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Ninth Circuit Again Rejects California’s Resistance to ADA Obligations

Ninth Circuit Again Rejects California’s Resistance to ADA Obligations

by Mark Wilson

On October 4, 2013, the Ninth Circuit Court of Appeals affirmed a district court order requiring California prison officials to disseminate and implement a previously-negotiated County Jail Plan for disabled prisoners and parolees.

As previously reported in PLN, in Armstrong v. Schwarzenegger, 622 F.3d 1058 (9th Cir. 2010), the Ninth Circuit held that prison officials may not “shirk their obligations” under the Americans with Disabilities Act (ADA) and Rehabilitation Act by housing state prisoners in county facilities and then claiming no responsibility for their treatment.

“Defendants have the responsibility of ensuring that their prisoners are afforded their rights under the ADA, regardless of where the State incarcerates them,” the appellate court concluded. [See: PLN,Aug. 2012, p.34;Nov. 2011, p.28].

On October 1, 2011, the California legislature adopted California Penal Code § 3056 as part of a “realignment” plan designed to ameliorate prison overcrowding. [See: PLN, June 2014, p.1]. The defendants in Armstrong then argued before the district court that § 3056 absolved them of their responsibility for state prisoners confined in county jails. The court rejected that argument in two separate orders.

The district court then ordered renewed “negotiations and the eventual dissemination to the counties of a compliance plan providing for, among other things, the tracking and monitoring of Armstrong class members housed in county jails.”

The parties eventually negotiated a revised County Jail Plan, but the defendants “refused to disseminate or implement the Plan” after Governor Jerry Brown signed amendments to § 3056 into law on June 27, 2012. The amendments specified that while housed in county jails, state prisoners “shall be under the sole legal custody and jurisdiction of local county facilities.”

The following month the district court again ordered the defendants to disseminate and implement the County Jail Plan. Instead they appealed the court’s order, renewing their argument that § 3056 “absolves them of any responsibility for Armstrong class members during the time in which they are housed in county jails.”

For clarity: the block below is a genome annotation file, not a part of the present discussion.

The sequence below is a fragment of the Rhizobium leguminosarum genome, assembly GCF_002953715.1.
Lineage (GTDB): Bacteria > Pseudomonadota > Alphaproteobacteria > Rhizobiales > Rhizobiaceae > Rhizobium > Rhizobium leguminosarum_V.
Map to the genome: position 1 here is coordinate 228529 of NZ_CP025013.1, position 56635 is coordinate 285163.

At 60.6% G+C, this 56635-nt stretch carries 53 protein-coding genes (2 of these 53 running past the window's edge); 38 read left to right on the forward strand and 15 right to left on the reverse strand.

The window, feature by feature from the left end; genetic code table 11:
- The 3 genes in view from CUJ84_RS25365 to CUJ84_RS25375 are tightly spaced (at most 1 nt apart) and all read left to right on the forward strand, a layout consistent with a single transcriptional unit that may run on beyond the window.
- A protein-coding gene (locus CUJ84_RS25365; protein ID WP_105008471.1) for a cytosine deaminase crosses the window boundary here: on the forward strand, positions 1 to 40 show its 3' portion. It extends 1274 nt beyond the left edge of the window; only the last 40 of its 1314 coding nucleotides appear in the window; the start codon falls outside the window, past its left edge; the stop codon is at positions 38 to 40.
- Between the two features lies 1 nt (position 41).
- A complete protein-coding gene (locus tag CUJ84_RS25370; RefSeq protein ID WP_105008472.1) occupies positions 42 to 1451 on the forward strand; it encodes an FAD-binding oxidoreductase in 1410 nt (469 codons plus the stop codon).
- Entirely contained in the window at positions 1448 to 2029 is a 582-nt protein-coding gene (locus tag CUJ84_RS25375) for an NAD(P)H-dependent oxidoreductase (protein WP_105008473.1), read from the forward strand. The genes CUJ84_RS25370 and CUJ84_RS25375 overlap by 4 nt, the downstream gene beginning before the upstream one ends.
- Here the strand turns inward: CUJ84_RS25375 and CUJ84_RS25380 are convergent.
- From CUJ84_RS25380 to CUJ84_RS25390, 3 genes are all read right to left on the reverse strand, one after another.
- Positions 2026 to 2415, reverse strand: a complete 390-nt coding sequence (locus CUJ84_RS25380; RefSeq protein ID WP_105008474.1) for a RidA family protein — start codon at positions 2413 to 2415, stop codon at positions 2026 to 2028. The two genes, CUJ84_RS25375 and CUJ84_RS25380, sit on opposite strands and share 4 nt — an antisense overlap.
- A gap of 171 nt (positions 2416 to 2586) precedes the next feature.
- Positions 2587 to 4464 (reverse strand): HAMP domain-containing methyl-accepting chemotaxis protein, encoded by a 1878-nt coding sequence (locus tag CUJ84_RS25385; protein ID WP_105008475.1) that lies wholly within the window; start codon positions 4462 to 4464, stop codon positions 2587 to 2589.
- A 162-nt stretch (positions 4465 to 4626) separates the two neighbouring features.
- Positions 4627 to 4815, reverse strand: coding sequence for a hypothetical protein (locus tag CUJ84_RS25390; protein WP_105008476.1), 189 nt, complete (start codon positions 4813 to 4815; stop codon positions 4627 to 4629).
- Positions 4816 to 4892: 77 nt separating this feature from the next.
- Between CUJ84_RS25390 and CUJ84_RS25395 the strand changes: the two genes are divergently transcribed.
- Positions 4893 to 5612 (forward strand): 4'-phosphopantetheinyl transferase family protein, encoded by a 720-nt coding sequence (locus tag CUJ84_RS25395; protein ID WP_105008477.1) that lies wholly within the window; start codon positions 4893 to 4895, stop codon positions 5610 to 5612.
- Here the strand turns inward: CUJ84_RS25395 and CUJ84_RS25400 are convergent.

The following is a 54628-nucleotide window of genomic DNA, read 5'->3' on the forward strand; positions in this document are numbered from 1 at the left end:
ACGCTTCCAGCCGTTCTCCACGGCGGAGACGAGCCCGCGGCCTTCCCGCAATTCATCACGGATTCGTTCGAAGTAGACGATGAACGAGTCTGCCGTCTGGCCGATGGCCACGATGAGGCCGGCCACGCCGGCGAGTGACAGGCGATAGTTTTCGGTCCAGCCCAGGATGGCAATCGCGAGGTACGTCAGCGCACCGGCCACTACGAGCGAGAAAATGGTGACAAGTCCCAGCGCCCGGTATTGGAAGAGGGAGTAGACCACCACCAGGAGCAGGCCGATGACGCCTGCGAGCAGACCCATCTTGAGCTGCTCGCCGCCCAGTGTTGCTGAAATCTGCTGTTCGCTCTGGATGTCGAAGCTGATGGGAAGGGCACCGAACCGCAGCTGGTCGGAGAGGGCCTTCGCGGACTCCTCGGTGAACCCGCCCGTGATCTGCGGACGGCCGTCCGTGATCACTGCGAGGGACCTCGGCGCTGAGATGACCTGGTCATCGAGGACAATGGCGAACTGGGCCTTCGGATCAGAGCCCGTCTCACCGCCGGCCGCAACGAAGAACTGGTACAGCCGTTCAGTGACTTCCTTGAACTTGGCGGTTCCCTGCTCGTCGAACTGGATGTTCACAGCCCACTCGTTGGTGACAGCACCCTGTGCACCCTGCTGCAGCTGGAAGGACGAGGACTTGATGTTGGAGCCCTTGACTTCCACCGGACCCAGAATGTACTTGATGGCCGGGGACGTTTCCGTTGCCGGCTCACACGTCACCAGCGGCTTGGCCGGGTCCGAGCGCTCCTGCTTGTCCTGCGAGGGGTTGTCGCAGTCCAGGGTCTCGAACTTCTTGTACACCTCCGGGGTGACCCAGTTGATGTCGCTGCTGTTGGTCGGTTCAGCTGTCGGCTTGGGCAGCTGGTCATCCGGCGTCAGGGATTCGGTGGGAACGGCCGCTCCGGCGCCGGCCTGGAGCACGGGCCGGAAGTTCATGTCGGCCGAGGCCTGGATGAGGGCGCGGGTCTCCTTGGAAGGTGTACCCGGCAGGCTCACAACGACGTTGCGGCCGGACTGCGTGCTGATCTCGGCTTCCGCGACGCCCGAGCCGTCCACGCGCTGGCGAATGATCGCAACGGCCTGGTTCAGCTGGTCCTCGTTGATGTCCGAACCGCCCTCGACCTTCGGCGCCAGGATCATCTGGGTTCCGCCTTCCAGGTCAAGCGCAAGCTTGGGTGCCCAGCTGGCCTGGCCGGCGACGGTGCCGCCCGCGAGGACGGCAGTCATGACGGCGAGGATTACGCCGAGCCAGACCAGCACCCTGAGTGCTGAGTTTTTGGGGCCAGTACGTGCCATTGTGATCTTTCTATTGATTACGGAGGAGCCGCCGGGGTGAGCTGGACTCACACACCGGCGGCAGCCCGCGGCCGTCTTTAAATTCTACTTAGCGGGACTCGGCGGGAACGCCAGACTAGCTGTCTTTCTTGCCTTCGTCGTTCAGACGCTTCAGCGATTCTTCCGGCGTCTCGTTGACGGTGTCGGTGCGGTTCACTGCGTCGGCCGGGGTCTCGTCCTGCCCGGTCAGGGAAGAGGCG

The Ninth Circuit affirmed. “Since 1994, disabled state prisoners and parolees have been engaged in a seemingly never-ending struggle with California state officials over whether defendants must provide disability accommodations under the Americans with Disabilities Act (‘ADA’) and the Rehabilitation Act,” the Court of Appeals wrote. “Notwithstanding a series of careful district court orders dating back to 1996 and an opinion by this Court affirming the issuance of a permanent injunction, defendants have resisted complying with their federal obligations at every turn. These appeals provide no exception.”

The appellate court held that “the state cannot house persons for whom it is responsible in jails where the state reasonably expects indignities and violations of federal law will continue to occur, turn care over to county custodians, and then disown all responsibility for their welfare.” As such, the Court of Appeals found the § 3056 amendments “do not relieve defendants of all responsibility for the discrimination suffered by Armstrong class members housed in county jails, past and present, or of their obligation to assist in preventing further violations.”

The Court noted that the ADA and Rehabilitation Act violations in county jails were “systemwide and extensive,” and involved “the widespread denial of mobility-assistance devices to persons unable to physically function without them, the denial of hearing devices to deaf class members, and the denial of accessibility devices, such as tapping canes, to blind class members. These denials forced disabled class members into the vulnerable position of being dependent on other inmates to enable them to obtain basic services, such as meals, mail, showers, and toilets.”

The Ninth Circuit concluded that the “Defendants remain responsible for taking certain measures to ameliorate or avoid the admitted and ongoing violations of plaintiffs’ rights under the ADA and Rehabilitation Act.” California officials petitioned the Supreme Court for a writ of certiorari, which was denied on June 9, 2014. See: Armstrong v. Brown, 732 F.3d 955 (9th Cir. 2013), cert. denied.


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Related legal case

Armstrong v. Brown